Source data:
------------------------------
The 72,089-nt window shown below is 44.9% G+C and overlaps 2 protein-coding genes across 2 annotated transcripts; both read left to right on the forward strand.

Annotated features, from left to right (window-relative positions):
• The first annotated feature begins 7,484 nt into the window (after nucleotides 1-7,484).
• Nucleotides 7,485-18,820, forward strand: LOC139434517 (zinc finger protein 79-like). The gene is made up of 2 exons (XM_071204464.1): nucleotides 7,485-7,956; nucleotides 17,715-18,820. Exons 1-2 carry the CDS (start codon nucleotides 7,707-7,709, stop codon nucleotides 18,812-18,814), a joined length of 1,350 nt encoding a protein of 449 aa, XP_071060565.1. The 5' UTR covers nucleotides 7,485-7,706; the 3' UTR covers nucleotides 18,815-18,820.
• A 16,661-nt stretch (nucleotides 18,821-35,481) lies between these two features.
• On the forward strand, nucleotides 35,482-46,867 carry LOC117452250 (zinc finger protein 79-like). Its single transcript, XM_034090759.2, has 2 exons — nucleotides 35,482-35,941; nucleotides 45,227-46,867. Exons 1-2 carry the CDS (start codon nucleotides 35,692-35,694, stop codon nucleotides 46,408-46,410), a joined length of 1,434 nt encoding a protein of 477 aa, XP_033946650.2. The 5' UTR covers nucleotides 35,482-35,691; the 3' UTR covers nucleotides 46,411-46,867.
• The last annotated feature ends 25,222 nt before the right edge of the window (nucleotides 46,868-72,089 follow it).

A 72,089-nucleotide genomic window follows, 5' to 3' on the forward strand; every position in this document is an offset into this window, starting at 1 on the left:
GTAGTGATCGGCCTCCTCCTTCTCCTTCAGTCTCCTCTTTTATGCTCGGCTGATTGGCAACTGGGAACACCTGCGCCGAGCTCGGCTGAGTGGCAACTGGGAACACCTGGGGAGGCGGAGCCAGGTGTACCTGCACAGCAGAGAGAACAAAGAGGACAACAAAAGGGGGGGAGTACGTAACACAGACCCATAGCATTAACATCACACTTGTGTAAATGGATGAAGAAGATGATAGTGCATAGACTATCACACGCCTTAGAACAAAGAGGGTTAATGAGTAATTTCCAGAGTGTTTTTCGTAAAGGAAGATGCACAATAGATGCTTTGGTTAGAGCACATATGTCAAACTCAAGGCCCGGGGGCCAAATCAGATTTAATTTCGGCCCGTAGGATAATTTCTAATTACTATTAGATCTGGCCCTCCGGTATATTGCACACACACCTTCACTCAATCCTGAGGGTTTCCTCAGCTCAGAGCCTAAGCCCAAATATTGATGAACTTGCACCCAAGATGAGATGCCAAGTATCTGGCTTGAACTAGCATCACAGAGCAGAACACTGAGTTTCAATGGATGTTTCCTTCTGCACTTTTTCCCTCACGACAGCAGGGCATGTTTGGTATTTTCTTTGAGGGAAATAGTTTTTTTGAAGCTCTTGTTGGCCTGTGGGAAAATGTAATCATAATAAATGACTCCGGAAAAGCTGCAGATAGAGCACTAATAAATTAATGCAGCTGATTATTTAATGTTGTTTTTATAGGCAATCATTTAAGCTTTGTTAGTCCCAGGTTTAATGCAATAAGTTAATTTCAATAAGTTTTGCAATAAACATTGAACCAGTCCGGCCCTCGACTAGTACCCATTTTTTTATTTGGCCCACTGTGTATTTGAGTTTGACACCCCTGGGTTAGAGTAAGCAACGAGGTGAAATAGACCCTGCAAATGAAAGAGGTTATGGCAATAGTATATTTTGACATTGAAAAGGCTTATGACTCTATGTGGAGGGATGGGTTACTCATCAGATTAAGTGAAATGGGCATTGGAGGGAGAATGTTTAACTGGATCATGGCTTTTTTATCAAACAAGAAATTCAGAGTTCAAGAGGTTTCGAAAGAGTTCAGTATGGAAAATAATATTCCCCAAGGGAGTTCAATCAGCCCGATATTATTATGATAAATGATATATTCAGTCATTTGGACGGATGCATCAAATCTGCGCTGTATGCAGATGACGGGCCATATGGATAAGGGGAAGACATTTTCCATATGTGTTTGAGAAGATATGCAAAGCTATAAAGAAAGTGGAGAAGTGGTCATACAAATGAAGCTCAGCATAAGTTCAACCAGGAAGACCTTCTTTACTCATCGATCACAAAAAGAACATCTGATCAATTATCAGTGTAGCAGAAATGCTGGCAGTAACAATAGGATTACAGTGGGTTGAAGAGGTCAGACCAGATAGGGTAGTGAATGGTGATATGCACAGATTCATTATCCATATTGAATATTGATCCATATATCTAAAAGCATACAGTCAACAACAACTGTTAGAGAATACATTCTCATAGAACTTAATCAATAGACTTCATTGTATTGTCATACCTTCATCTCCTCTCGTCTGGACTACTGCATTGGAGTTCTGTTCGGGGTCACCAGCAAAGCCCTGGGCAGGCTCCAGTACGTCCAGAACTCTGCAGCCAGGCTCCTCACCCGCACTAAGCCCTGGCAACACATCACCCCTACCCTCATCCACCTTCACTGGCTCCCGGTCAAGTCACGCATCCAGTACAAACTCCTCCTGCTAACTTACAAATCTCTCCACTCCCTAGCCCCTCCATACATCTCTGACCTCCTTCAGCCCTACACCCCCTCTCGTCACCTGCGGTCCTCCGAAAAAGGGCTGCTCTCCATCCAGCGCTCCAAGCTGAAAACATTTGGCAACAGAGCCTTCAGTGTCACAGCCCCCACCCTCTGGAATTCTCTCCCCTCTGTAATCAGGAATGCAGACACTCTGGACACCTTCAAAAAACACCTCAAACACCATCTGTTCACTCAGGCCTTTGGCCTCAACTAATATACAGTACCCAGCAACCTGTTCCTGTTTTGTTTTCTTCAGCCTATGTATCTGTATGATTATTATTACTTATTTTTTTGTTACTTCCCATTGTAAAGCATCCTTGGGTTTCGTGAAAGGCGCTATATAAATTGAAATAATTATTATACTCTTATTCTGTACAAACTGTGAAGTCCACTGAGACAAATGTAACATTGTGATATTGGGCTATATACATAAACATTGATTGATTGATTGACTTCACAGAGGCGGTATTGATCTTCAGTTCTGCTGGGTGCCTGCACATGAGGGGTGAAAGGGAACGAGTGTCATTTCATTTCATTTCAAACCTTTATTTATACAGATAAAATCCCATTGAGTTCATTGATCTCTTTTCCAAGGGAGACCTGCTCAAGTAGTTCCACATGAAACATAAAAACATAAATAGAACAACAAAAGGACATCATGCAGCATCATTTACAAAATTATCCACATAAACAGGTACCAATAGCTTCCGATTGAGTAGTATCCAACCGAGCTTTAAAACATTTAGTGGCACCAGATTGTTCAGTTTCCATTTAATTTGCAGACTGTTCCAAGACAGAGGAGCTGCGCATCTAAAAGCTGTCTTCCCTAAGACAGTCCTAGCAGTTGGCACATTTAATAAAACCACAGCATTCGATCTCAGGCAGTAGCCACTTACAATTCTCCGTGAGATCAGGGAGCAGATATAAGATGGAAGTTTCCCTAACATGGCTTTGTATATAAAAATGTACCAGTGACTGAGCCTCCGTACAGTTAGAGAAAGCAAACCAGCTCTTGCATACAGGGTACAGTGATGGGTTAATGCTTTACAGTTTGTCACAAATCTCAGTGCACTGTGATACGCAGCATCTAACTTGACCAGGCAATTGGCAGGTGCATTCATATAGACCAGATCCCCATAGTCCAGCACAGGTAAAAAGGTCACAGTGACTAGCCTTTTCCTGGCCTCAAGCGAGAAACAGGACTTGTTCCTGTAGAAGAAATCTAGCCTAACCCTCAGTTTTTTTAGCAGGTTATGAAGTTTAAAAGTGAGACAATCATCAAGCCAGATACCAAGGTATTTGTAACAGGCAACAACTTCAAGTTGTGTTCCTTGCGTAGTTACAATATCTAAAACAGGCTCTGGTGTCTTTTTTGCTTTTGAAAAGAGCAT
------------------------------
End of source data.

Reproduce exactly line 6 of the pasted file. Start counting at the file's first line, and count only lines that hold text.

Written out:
• On the forward strand, nucleotides 35,482-46,867 carry LOC117452250 (zinc finger protein 79-like). Its single transcript, XM_034090759.2, has 2 exons — nucleotides 35,482-35,941; nucleotides 45,227-46,867. Exons 1-2 carry the CDS (start codon nucleotides 35,692-35,694, stop codon nucleotides 46,408-46,410), a joined length of 1,434 nt encoding a protein of 477 aa, XP_033946650.2. The 5' UTR covers nucleotides 35,482-35,691; the 3' UTR covers nucleotides 46,411-46,867.